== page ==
Development was the focus of the first panel was on the creation of a “Development Agenda” for Internet Governance, one that draws upon previous relevant examples such as the WIPO Development Agenda, the WTO Doha Round Development Agenda, and other relevant processes. IGP Partner, Derrick Cogburn, served as moderator for the first panel, which included four outstanding papers/presentations (most of which are available on the GigaNet portal (http://www.igloo.org/giganet).
The first paper/presenter was William Drake from the Graduate Institute of International Studies in Geneva, Switzerland. Dr. Drake helped to shape the framework for the panel by laying out the overarching rationale for creating a Development Agenda for Internet Governance. He particularly highlighted the lessons learned from the Doha Round within the WTO, which focused on the better inclusion of developing countries into the benefits of global trade, including trade in services. He also raised the question about what institutional configuration within the IGF would be most appropriate for advancing this Development Agenda for Internet Governance, and suggested that perhaps a Dynamic Coalition for Development within the IGF framework might be the most appropriate way to proceed.
Next, Viviana Munoz Tellez, from the South Centre, also based in Geneva, further illustrated the potential of this “Development Agenda” approach by highlighting ten lessons from the corresponding process within WIPO. She highlighted in great detail her analysis of ten key components of the process of creating the WIPO Development Agenda, and their relevance for the IGF and Internet Governance. These ten components included: (1) building momentum; (2) conceptual framework; (3) identification of key problems; (4) leadership; (5) sustained commitment; (6) Coordination amongst developing countries; (7) prioritization and focus of initiatives; (8) the role of civil society; (9) collaboration amongst developing countries and civil society, both North and South; and (10) the strategic choice of forum for the agenda.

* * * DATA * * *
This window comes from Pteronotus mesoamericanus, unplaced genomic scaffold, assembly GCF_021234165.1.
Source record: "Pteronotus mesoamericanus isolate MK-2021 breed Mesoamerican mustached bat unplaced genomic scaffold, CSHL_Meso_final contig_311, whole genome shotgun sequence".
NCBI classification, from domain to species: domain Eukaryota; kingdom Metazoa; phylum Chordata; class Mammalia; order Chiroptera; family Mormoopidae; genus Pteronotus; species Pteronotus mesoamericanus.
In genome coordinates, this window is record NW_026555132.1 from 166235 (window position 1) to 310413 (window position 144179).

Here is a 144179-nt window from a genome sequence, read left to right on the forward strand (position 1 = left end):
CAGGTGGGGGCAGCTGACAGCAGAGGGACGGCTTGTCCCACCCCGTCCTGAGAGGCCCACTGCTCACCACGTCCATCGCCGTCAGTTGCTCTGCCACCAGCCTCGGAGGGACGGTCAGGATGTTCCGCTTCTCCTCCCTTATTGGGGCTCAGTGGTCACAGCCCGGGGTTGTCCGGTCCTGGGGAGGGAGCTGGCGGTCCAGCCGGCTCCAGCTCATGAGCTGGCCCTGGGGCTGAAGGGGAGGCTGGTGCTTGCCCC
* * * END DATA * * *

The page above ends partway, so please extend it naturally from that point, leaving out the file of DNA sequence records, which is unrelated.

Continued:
Deepening the analysis, Laura DeNardis, from the Yale University Law School, Information Society Project, focused her analysis on the impact of the formal and informal standards setting processes on development interests. She highlighted the potential importance of multiple devices, including multimedia handheld computing devices, for promoting and sustaining development. She illustrated the process of standards setting, including the informal market entry/dominance approach to establishing de facto standards. She highlighted the political effects on development of these processes and explored how it might be possible to get greater and more diverse development interests “at the table” during the standards setting processes. In closing, she advocated an “openness” approach; meaning that both the standard setting processes should be more open in terms of allow for greater participation – including civil society and developing countries – and that they should attempt to harmonize their processes and standards where possible.
Finally, Olga Cavalli, from the Universidad de Buenos Aires and the Instituto Technologico de Buenos Aires, Argentina, illustrated the perspectives of the Latin American and Caribbean Region towards a development agenda. She used data from Telegeography and the World Bank to highlight the disparities in bandwidth and income inequalities in the world. She also asked about how to get rural considerations into the development agenda process. Interestingly, she raised the issue of telecenters, and their impact on the enabling public inclusion in formulating the development agenda for Internet Governance, and the degree to which they can be made more economically sustainable. On this latter point, she highlighted some of the successes and failures of Universal Service funds. In closing, she highlighted some of the activities to build capacity for Internet Governance, including within ICANN and their fellowships and the DiploFoundation training processes.
The audience raised important questions for the panel, including the “real” relevance of the WIPO and WTO processes for Internet Governance, the potential challenge of fragmentation in these processes, and the degree to which these multiple actors with divergent political perspectives can be harmonized and included in the same process.